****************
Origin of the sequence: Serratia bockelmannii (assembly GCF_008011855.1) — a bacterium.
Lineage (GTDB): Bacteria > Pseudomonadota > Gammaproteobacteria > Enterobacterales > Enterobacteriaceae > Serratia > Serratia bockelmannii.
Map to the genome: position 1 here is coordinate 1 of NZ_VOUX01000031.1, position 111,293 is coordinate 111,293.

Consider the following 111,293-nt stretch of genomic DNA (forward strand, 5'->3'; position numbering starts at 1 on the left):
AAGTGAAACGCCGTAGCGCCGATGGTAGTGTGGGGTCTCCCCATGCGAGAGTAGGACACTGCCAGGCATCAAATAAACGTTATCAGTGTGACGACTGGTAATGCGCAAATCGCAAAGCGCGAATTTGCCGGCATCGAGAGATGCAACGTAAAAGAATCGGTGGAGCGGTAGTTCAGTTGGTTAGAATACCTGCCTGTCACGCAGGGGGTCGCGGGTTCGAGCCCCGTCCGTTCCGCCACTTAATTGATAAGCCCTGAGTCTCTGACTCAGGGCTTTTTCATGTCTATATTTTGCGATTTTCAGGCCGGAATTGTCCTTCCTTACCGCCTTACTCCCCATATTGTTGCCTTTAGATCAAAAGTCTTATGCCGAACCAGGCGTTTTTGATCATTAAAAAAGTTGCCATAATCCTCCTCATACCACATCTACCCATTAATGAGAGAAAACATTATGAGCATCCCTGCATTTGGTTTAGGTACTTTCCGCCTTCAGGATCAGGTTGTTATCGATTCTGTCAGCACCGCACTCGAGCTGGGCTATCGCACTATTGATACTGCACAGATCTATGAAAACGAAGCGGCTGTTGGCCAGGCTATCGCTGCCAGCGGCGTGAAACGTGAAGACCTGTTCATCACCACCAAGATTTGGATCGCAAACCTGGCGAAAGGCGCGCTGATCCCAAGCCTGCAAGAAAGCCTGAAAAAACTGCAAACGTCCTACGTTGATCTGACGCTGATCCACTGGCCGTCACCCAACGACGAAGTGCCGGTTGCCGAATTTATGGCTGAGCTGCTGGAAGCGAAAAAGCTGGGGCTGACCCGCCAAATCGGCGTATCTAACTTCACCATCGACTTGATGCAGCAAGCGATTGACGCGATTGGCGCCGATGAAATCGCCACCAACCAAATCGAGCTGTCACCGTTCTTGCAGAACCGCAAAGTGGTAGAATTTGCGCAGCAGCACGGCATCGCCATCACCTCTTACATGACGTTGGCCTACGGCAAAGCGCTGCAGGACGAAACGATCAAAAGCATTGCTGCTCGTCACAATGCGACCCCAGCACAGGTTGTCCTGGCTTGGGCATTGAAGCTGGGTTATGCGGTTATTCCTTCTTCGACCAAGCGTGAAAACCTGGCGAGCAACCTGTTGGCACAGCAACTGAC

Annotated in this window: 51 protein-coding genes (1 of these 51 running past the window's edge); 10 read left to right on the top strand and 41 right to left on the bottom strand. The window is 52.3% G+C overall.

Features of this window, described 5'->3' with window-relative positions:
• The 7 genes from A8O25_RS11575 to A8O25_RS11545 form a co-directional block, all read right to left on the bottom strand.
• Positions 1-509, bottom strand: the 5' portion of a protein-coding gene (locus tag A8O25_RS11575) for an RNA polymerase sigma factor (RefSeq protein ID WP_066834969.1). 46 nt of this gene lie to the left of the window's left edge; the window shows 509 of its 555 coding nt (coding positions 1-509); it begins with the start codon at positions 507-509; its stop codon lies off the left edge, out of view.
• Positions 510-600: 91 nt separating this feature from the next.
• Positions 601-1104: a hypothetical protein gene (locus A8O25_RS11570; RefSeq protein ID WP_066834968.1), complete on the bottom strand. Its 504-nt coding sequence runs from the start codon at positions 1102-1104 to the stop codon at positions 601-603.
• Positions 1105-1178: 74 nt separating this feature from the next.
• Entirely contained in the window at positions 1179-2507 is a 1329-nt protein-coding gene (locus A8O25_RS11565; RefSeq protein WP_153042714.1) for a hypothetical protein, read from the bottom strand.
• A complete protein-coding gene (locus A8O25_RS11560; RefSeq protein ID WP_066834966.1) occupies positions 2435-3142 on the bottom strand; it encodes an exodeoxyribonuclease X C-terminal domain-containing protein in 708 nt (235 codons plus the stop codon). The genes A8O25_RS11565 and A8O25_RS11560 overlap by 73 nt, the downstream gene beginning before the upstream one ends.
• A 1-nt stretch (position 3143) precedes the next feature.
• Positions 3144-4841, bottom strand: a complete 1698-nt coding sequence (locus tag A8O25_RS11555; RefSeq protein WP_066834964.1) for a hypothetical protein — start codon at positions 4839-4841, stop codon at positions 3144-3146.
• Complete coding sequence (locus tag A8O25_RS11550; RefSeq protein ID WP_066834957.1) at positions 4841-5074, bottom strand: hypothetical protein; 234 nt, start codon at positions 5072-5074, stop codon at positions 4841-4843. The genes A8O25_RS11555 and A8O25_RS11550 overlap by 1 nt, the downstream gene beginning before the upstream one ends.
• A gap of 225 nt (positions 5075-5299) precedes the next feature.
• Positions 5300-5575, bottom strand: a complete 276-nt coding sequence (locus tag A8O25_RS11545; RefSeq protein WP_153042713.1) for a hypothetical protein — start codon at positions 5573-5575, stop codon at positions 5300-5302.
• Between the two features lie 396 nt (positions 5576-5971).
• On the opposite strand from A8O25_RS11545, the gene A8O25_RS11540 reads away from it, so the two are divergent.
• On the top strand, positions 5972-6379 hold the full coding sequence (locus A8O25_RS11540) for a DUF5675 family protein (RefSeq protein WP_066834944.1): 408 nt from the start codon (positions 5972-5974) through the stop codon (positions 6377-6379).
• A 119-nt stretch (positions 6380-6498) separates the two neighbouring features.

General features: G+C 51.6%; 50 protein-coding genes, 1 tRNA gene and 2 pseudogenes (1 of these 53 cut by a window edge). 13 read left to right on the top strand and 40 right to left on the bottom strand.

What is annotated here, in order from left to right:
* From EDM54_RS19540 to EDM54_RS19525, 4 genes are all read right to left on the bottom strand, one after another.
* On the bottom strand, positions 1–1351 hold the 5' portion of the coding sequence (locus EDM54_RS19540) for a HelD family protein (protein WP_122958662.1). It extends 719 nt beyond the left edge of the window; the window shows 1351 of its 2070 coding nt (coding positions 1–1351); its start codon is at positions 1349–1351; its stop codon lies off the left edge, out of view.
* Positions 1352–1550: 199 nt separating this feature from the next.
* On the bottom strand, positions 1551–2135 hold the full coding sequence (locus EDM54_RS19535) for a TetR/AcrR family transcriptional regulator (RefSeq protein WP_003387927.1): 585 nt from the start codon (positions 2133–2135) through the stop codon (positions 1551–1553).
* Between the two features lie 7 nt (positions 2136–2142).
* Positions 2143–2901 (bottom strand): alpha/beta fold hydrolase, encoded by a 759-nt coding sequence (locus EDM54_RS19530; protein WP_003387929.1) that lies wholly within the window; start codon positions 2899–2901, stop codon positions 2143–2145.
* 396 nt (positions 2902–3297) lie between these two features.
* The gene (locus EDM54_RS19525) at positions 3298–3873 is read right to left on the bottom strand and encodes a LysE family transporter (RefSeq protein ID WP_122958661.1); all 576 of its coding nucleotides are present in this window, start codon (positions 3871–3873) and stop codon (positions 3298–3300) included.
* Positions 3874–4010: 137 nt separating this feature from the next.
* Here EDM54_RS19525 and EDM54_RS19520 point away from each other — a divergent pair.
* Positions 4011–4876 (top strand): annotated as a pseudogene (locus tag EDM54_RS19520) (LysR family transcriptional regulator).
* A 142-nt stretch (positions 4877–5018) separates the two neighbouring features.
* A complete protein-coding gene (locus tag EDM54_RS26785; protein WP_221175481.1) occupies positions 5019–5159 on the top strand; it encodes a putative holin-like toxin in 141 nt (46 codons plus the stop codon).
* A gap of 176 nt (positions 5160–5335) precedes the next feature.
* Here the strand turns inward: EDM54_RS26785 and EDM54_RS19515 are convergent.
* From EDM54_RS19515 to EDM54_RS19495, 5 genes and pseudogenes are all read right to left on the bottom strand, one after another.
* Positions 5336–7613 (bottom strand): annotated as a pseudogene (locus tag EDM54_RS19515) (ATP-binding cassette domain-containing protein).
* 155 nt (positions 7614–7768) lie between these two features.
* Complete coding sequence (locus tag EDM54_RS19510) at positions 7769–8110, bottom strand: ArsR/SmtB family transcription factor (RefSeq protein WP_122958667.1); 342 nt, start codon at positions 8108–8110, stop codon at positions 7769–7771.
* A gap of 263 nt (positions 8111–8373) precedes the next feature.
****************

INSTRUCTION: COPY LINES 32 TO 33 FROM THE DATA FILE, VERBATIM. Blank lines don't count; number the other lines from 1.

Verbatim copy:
* 396 nt (positions 2902–3297) lie between these two features.
* The gene (locus EDM54_RS19525) at positions 3298–3873 is read right to left on the bottom strand and encodes a LysE family transporter (RefSeq protein ID WP_122958661.1); all 576 of its coding nucleotides are present in this window, start codon (positions 3871–3873) and stop codon (positions 3298–3300) included.